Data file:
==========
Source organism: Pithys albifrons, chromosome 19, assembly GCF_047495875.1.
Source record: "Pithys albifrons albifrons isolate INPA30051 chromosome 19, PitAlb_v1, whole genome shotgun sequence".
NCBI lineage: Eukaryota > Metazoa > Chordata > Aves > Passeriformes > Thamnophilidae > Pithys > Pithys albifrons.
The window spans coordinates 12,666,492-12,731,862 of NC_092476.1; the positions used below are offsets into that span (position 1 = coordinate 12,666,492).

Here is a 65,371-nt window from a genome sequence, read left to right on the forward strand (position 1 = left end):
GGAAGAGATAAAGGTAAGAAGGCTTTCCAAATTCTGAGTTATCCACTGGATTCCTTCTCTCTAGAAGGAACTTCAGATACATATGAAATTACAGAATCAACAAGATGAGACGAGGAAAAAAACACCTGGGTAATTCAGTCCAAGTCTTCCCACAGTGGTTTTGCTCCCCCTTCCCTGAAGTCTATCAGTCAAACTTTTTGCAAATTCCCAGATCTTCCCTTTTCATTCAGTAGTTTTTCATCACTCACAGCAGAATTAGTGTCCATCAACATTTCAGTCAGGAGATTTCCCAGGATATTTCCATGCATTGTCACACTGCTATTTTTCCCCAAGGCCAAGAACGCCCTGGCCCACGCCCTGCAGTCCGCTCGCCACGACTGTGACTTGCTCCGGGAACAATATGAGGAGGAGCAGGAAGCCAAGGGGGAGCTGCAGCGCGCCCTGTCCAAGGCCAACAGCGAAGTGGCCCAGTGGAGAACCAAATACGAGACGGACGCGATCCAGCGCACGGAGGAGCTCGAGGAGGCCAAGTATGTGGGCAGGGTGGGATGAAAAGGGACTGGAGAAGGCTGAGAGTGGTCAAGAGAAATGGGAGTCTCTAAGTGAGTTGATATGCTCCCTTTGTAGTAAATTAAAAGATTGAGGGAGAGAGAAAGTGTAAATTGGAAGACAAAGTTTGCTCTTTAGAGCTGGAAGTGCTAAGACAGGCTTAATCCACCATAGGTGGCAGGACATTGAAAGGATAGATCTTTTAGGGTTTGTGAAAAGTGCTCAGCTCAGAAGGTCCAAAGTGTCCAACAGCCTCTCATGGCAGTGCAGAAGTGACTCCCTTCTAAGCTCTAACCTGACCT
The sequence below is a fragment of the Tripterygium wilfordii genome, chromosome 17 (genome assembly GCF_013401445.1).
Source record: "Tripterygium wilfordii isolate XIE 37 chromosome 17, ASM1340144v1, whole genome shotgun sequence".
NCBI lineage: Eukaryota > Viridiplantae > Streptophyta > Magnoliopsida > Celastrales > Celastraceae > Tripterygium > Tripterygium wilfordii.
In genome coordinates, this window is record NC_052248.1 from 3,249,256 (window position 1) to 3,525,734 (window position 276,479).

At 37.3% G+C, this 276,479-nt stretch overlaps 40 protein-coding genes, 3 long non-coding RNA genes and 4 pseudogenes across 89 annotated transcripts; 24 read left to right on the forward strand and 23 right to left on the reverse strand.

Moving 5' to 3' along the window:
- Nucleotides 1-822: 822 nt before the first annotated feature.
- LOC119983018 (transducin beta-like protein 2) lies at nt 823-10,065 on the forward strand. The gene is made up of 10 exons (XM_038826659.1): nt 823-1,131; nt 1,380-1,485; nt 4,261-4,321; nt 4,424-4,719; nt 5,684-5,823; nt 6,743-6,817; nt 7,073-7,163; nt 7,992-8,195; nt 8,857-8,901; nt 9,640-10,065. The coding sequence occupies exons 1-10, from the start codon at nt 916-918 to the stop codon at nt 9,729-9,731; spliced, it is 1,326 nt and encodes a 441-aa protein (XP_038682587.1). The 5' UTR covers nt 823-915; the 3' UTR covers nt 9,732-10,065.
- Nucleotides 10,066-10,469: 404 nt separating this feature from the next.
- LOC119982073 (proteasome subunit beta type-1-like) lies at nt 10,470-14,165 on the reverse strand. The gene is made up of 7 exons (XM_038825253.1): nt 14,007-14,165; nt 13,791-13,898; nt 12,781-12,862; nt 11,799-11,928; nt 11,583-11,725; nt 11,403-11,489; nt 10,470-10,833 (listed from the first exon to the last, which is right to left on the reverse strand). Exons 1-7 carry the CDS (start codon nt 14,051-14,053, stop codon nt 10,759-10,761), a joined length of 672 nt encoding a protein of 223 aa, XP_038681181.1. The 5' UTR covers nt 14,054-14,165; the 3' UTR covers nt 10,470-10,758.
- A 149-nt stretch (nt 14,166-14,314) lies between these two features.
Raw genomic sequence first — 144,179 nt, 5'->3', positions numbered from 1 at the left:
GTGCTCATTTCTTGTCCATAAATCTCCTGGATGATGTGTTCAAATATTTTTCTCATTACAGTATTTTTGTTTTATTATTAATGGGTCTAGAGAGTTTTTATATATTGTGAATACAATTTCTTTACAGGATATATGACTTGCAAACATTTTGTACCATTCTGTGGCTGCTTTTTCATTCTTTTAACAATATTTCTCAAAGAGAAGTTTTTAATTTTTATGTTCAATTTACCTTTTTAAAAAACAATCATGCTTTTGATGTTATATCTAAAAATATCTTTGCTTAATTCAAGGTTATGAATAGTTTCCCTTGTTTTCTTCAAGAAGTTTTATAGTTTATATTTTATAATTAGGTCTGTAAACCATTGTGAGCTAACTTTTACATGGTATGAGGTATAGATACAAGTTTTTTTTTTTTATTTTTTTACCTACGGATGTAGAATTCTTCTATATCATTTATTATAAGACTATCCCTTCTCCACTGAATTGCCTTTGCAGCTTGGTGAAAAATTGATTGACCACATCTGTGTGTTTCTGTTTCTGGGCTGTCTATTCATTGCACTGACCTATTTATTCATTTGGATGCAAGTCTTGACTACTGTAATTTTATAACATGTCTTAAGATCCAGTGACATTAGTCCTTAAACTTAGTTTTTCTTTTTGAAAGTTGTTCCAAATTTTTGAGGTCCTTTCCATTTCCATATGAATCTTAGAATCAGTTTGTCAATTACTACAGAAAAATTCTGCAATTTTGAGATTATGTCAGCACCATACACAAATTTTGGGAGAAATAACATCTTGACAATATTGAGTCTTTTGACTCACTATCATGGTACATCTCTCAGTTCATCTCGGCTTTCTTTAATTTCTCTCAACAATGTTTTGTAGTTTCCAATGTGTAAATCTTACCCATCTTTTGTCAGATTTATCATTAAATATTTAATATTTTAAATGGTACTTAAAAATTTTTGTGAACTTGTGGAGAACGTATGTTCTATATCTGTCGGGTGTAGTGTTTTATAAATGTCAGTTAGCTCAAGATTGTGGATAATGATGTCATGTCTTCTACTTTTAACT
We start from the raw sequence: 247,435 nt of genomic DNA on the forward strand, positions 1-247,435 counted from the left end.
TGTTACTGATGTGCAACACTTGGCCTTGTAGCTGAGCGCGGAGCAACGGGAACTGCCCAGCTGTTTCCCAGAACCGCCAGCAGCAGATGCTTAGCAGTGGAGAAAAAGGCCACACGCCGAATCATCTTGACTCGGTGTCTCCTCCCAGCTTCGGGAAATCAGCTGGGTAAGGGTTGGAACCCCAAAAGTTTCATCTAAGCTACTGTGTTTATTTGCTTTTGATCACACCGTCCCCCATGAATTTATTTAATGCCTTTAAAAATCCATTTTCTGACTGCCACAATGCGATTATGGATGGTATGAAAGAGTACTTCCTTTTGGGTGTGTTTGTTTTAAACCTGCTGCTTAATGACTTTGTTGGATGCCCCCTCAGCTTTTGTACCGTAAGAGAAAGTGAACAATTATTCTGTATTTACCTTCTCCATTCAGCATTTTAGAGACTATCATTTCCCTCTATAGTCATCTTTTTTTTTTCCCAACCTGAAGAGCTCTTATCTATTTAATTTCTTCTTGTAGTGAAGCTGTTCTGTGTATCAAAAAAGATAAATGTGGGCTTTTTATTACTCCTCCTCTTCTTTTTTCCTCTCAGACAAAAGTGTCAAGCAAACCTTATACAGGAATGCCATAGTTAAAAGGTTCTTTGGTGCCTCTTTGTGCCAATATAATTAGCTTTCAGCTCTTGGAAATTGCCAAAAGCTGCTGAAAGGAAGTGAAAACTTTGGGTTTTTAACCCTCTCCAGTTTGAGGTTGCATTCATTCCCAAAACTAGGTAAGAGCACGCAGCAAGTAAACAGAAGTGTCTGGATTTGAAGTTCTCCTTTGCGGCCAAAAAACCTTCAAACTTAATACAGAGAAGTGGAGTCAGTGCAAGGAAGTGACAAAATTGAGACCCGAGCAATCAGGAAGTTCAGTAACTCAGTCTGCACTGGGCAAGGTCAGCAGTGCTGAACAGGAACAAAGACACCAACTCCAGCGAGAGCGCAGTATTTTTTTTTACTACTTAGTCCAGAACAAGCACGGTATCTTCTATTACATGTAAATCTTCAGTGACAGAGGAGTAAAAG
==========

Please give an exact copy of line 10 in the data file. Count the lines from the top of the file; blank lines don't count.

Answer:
In genome coordinates, this window is record NC_052248.1 from 3,249,256 (window position 1) to 3,525,734 (window position 276,479).